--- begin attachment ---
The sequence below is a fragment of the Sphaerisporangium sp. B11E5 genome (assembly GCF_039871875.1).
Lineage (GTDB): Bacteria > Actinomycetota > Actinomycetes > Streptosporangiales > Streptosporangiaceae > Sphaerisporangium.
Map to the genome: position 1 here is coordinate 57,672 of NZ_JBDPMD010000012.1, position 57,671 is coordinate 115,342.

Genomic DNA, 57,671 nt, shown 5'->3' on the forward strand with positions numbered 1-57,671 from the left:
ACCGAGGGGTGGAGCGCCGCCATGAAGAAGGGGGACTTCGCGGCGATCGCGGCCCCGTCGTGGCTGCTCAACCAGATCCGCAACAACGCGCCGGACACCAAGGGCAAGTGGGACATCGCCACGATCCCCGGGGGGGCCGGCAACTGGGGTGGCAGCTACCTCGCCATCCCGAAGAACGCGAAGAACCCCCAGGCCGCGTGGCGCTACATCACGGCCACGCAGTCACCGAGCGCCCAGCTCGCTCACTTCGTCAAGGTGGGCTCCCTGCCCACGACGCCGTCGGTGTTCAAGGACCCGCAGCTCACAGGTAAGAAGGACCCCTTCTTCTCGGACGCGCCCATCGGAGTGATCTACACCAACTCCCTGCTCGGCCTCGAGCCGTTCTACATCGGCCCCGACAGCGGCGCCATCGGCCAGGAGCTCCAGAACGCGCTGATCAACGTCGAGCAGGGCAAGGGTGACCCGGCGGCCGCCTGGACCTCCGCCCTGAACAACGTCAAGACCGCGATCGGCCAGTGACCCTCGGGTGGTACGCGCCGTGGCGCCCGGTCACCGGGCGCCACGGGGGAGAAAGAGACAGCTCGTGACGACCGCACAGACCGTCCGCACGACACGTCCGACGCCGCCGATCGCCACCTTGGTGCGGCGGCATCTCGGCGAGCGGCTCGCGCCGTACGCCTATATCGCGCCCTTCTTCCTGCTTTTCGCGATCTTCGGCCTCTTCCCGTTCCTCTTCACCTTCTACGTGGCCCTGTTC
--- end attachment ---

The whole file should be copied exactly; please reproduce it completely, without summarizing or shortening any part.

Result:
The sequence below is a fragment of the Sphaerisporangium sp. B11E5 genome (assembly GCF_039871875.1).
Lineage (GTDB): Bacteria > Actinomycetota > Actinomycetes > Streptosporangiales > Streptosporangiaceae > Sphaerisporangium.
Map to the genome: position 1 here is coordinate 57,672 of NZ_JBDPMD010000012.1, position 57,671 is coordinate 115,342.

Genomic DNA, 57,671 nt, shown 5'->3' on the forward strand with positions numbered 1-57,671 from the left:
ACCGAGGGGTGGAGCGCCGCCATGAAGAAGGGGGACTTCGCGGCGATCGCGGCCCCGTCGTGGCTGCTCAACCAGATCCGCAACAACGCGCCGGACACCAAGGGCAAGTGGGACATCGCCACGATCCCCGGGGGGGCCGGCAACTGGGGTGGCAGCTACCTCGCCATCCCGAAGAACGCGAAGAACCCCCAGGCCGCGTGGCGCTACATCACGGCCACGCAGTCACCGAGCGCCCAGCTCGCTCACTTCGTCAAGGTGGGCTCCCTGCCCACGACGCCGTCGGTGTTCAAGGACCCGCAGCTCACAGGTAAGAAGGACCCCTTCTTCTCGGACGCGCCCATCGGAGTGATCTACACCAACTCCCTGCTCGGCCTCGAGCCGTTCTACATCGGCCCCGACAGCGGCGCCATCGGCCAGGAGCTCCAGAACGCGCTGATCAACGTCGAGCAGGGCAAGGGTGACCCGGCGGCCGCCTGGACCTCCGCCCTGAACAACGTCAAGACCGCGATCGGCCAGTGACCCTCGGGTGGTACGCGCCGTGGCGCCCGGTCACCGGGCGCCACGGGGGAGAAAGAGACAGCTCGTGACGACCGCACAGACCGTCCGCACGACACGTCCGACGCCGCCGATCGCCACCTTGGTGCGGCGGCATCTCGGCGAGCGGCTCGCGCCGTACGCCTATATCGCGCCCTTCTTCCTGCTTTTCGCGATCTTCGGCCTCTTCCCGTTCCTCTTCACCTTCTACGTGGCCCTGTTC